Funny how things work. Johann Sebastian Bach was organist at St. Thomaskirk, Leipzig. A prolific composer, his music is known throughout the world. Friedrich Schneider held the same post in 1812. A prolific composer, his music is virtually unknown.

Schneider’s catalog includes four operas, 25 cantatas, seven piano concertos, and 23 symphonies. And yet just six years after his death in 1853, a critic wrote, “How few of his one-hundred printed works are nowadays appreciated as they deserve?”

Perhaps this new release from CPO will help change that. It features world premiere recordings of Schneider’s Symphony No. 16 plus three concert overtures.

The Anhaltische Philharmonie Dessau conducted by Markus L. Frank is in fine form. Schneider’s overtures seem to blend Beethoven’s thematic content with Rossini’s exuberance. The ensemble performs them with energy and elan.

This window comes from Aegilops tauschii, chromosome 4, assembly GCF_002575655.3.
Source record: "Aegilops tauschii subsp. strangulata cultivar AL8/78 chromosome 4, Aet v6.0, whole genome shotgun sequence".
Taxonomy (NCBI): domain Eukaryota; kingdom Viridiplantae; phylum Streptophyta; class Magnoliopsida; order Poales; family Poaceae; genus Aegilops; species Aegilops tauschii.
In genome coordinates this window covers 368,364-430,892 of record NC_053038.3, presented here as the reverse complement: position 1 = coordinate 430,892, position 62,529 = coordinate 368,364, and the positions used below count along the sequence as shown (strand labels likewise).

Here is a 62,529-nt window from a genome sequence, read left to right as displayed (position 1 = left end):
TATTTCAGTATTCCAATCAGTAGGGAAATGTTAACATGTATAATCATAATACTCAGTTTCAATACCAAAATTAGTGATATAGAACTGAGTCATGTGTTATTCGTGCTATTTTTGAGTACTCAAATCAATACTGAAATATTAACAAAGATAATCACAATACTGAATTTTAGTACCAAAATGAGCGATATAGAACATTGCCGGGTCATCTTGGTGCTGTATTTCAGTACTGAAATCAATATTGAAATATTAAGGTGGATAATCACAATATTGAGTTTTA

Schneider’s Symphony No. 16 in A major was completed in 1818. It received several performances, including at least two at the Leipzig Gewandhaus (in 1822 and 1840). The latter performance was conducted by Felix Mendelssohn.

Although Schneider’s motivic development is in line with Beethoven, the overall structure and texture seem to owe more to Haydn. The symphony has a lightness to it I found quite appealing (as did Mendelssohn’s audience).

This is the second CPO release of Friedrich Schneider’s music. I’m hoping it won’t be the last.

Friedrich Schneider: Symphony No. 16; Overtures
Anhaltische Philharmonie Dessau; Markus L. Frank, conductor
CPO 555 180